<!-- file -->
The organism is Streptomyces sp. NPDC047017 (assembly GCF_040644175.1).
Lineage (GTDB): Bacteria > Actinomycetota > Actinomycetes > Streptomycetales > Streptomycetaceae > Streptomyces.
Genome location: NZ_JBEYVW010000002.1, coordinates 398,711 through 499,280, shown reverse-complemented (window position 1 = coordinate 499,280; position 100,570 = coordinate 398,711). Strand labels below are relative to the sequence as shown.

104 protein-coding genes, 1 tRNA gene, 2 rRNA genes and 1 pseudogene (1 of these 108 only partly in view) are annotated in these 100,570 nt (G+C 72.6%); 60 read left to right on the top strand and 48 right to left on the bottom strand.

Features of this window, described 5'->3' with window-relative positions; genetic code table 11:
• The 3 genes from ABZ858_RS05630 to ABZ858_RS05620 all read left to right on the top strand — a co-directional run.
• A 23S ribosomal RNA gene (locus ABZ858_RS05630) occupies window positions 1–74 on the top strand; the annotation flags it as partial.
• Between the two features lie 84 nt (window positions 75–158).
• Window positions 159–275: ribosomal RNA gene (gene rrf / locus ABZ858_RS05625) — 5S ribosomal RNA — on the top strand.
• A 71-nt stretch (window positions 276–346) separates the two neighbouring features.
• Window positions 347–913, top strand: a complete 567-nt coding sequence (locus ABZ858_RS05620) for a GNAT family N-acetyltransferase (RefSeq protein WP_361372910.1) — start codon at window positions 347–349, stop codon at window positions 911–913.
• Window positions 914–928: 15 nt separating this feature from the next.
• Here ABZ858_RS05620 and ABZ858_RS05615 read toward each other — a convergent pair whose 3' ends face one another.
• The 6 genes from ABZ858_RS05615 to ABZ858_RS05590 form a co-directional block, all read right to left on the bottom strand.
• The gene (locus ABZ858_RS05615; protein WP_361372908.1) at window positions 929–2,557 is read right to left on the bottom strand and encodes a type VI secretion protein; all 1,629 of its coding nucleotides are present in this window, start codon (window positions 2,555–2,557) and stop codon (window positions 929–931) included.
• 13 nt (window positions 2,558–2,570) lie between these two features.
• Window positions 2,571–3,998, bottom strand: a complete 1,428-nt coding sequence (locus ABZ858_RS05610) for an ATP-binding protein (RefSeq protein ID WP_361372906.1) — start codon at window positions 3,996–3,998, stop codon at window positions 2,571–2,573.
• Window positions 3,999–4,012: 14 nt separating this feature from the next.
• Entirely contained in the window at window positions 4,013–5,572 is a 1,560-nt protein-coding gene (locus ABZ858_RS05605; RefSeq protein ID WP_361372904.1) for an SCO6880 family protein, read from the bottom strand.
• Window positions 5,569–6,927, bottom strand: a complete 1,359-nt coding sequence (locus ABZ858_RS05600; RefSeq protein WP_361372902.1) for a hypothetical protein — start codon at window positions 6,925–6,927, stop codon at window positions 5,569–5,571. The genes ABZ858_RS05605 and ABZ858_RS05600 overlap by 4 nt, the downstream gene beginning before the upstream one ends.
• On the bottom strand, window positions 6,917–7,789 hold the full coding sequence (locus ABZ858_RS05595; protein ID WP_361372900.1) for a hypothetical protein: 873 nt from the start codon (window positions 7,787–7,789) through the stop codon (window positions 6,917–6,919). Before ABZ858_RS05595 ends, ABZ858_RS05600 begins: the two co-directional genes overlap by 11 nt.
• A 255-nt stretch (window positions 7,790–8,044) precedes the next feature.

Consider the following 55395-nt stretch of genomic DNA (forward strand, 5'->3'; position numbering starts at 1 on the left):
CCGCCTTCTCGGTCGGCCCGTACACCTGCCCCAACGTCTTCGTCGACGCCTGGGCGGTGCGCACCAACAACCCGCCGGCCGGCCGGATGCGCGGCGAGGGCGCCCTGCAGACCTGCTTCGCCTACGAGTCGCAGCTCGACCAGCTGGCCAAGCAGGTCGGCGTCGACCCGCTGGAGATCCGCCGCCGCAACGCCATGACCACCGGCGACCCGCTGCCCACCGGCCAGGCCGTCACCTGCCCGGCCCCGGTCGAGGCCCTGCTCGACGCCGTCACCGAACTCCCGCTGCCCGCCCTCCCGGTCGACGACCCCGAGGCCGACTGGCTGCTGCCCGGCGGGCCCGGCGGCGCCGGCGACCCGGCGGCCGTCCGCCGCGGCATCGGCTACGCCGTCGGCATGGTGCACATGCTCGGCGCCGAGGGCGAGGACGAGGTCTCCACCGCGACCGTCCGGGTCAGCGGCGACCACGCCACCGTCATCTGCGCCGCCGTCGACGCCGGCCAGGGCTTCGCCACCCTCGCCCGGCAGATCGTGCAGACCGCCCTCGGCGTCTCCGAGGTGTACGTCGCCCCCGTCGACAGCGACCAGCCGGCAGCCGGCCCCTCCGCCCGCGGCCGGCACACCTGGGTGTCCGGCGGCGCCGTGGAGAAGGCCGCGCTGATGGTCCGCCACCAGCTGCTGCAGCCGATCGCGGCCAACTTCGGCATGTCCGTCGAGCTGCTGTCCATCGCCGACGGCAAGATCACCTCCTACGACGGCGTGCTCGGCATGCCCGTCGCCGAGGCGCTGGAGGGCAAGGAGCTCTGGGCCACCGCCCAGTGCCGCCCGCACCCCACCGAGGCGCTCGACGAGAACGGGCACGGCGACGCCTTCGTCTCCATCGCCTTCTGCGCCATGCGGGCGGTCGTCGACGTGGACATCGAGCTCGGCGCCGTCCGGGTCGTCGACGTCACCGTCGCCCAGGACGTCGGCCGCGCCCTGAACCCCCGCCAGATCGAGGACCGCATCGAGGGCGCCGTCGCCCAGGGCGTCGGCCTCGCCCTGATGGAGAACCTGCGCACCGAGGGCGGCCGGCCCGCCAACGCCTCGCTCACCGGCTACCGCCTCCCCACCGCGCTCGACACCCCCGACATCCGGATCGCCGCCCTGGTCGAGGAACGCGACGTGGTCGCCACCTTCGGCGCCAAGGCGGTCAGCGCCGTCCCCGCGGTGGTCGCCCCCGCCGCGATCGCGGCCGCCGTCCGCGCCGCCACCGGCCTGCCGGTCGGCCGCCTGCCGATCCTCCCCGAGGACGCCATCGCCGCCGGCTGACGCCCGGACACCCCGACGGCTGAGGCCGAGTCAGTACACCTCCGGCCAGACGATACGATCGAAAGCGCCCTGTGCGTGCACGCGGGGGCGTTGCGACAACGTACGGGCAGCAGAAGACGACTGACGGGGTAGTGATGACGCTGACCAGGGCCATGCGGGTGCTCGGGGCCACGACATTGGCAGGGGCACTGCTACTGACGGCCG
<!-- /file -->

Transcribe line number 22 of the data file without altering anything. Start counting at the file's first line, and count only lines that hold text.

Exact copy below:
• A 255-nt stretch (window positions 7,790–8,044) precedes the next feature.